According to a Stanford University study, productivity sharply declines when a person works more than 50 hours per week. This study also states that those who work up to 70 hours a week tend to only get the same amount of work done as someone who works 55 hours a week. Working excessively likely makes your nursing staff lose their desire to develop new skills and put their best foot forward when they're at work.
If they rarely get breaks or never have any days off to manage their personal lives, you may even notice them slacking off at work or going on their phones to answer personal emails and calls. Overworking your staff leads to lower energy levels, which means they're unlikely to feel motivated or maintain the morale your patients need to feel supported and cared for.
2. Low Job Satisfaction
Healthcare workers who enjoy their jobs and work environments show up early, have a positive mindset, work proactively throughout their shifts, and are ready to go the extra mile. However, if they work too much overtime per week and feel stressed, it may cause them to feel less satisfied at their jobs.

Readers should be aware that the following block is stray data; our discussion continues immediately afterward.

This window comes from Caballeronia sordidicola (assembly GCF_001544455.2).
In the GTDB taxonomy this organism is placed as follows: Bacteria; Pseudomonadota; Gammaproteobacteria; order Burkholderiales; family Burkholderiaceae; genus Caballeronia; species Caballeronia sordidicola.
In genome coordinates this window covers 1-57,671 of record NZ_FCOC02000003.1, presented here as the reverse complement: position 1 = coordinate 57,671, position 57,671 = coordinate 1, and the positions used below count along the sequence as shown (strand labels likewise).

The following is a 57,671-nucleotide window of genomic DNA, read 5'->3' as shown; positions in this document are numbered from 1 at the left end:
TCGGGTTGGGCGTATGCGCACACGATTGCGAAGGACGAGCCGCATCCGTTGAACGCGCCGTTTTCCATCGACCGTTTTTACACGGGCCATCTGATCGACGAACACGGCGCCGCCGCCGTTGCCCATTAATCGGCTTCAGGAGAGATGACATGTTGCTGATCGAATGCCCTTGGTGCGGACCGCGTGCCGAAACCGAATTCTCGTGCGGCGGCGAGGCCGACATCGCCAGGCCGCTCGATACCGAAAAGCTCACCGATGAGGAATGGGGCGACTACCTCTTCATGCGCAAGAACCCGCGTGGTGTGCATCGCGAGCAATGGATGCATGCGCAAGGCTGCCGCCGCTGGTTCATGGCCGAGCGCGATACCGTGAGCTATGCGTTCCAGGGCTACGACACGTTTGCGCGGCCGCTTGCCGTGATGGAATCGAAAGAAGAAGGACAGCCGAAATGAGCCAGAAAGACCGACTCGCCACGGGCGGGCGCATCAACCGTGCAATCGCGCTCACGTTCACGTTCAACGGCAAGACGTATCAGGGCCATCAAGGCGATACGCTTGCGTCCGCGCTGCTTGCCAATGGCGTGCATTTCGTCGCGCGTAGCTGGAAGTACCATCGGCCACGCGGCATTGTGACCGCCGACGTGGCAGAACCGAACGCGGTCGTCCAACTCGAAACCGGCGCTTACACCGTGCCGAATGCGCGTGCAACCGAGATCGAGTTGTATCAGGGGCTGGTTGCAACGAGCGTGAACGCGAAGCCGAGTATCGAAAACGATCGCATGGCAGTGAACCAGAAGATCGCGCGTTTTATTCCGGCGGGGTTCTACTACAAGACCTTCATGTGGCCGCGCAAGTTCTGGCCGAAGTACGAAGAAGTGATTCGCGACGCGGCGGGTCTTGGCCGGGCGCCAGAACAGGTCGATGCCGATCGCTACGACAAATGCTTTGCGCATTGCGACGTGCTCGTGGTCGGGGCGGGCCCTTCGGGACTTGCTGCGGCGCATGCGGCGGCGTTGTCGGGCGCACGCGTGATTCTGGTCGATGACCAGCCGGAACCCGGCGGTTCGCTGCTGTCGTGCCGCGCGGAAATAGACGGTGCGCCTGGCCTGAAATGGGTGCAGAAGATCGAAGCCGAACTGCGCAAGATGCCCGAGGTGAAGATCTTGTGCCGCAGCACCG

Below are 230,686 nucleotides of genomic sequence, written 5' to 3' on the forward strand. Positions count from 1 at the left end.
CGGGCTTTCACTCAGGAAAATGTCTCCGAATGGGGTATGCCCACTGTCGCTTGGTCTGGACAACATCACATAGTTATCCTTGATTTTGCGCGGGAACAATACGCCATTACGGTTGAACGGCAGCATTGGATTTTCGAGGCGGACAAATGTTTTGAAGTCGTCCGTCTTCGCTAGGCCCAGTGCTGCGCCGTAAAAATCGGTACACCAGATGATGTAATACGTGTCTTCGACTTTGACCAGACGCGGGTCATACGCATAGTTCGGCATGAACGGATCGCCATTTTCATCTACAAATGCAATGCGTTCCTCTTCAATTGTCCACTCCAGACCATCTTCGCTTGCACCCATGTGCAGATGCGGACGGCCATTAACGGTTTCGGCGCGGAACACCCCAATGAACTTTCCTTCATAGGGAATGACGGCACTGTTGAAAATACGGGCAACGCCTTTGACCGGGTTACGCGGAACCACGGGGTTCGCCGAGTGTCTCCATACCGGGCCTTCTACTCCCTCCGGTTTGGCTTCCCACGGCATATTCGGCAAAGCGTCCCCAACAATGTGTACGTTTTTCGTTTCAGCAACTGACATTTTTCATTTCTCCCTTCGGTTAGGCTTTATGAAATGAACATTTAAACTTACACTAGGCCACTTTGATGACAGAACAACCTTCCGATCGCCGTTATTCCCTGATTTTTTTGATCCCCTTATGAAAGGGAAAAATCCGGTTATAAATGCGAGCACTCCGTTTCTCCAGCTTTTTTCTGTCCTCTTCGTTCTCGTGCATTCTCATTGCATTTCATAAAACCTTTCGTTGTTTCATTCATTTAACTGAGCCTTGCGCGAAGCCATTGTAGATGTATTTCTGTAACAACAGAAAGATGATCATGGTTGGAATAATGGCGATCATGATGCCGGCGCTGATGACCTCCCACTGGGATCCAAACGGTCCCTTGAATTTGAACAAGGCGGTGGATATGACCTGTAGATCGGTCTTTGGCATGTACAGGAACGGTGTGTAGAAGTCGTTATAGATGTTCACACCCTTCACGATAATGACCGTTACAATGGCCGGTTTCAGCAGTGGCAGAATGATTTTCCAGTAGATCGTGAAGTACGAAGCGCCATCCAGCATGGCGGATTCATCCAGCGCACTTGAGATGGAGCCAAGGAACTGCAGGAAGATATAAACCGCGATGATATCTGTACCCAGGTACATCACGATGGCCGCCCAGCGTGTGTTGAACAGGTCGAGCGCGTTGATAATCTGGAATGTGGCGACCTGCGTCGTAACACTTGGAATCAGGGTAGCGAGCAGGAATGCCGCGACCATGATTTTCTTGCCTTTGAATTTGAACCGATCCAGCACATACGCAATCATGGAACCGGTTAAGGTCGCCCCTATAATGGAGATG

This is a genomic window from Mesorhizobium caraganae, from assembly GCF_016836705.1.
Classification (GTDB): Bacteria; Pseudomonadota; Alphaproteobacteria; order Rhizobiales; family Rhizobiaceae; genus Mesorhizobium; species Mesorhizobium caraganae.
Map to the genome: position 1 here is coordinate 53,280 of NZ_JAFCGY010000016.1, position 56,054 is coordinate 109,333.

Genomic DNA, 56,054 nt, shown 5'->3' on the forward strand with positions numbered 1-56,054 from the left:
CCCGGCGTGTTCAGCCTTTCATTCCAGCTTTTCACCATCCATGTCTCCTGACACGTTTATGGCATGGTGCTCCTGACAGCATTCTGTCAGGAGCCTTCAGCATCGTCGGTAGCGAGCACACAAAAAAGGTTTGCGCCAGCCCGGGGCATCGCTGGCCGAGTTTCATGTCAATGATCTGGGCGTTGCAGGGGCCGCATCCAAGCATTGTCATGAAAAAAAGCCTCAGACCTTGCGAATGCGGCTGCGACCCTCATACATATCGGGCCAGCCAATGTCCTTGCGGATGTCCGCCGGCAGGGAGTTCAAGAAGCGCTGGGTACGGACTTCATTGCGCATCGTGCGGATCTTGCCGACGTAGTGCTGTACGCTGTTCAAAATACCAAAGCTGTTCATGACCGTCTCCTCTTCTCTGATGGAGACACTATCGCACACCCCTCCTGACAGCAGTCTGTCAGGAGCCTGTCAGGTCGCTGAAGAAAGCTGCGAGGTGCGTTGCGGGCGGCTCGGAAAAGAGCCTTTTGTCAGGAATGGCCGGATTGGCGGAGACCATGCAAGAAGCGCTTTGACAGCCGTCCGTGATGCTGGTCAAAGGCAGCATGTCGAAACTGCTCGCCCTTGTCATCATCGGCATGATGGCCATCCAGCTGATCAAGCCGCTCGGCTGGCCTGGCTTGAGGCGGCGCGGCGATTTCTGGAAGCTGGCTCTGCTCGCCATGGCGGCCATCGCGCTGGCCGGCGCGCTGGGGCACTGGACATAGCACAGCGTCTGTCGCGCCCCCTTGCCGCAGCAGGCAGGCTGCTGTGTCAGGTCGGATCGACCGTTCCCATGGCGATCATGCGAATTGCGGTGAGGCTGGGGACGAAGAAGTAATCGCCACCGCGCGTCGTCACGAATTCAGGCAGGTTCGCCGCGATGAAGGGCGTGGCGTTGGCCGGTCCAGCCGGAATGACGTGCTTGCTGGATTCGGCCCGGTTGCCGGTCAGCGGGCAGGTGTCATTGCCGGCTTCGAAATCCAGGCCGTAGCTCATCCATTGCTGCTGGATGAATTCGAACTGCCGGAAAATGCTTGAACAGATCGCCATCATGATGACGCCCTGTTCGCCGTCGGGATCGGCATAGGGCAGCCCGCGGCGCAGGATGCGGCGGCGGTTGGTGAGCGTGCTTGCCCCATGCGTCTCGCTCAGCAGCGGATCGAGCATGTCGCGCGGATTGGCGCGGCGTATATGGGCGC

As a result, your employees may progressively start to do less work throughout the day or be less likely to volunteer to do additional tasks. Nurses already deal with an emotionally challenging and taxing job, and having them work overtime they don't ask for can make them feel unsupported and undervalued by their managers.
3. High Risk of Errors
Working long hours leads to more stress, and too much stress ultimately leads to burnout. When your nurses are under a lot of pressure and feel physically and emotionally exhausted, they're more likely to make mistakes that may have serious consequences on patient care. One study concluded that nurses who worked fewer than 40 hours a week had higher patient safety competencies than those who worked more.
Nurses who worked more than 50 hours a week had the highest adverse nurse outcome scores. This result indicates that nurses who work too much overtime to compensate for staffing shortages may cost your facility more by reducing patient care and satisfaction and even leading to serious medical errors.
4. Increase in Absenteeism
Various research has indicated a positive correlation between absenteeism and stress and burnout. One study even notes that at least 60% of absenteeism results from some type of stress. If nurses and other healthcare staff feel their stress worsen simply by showing up to work, they'll likely feel disengaged with their responsibilities and make excuses to stay away. Some nurses who must work mandatory overtime may even feel resentful or dejected, leading to lower-quality patient care.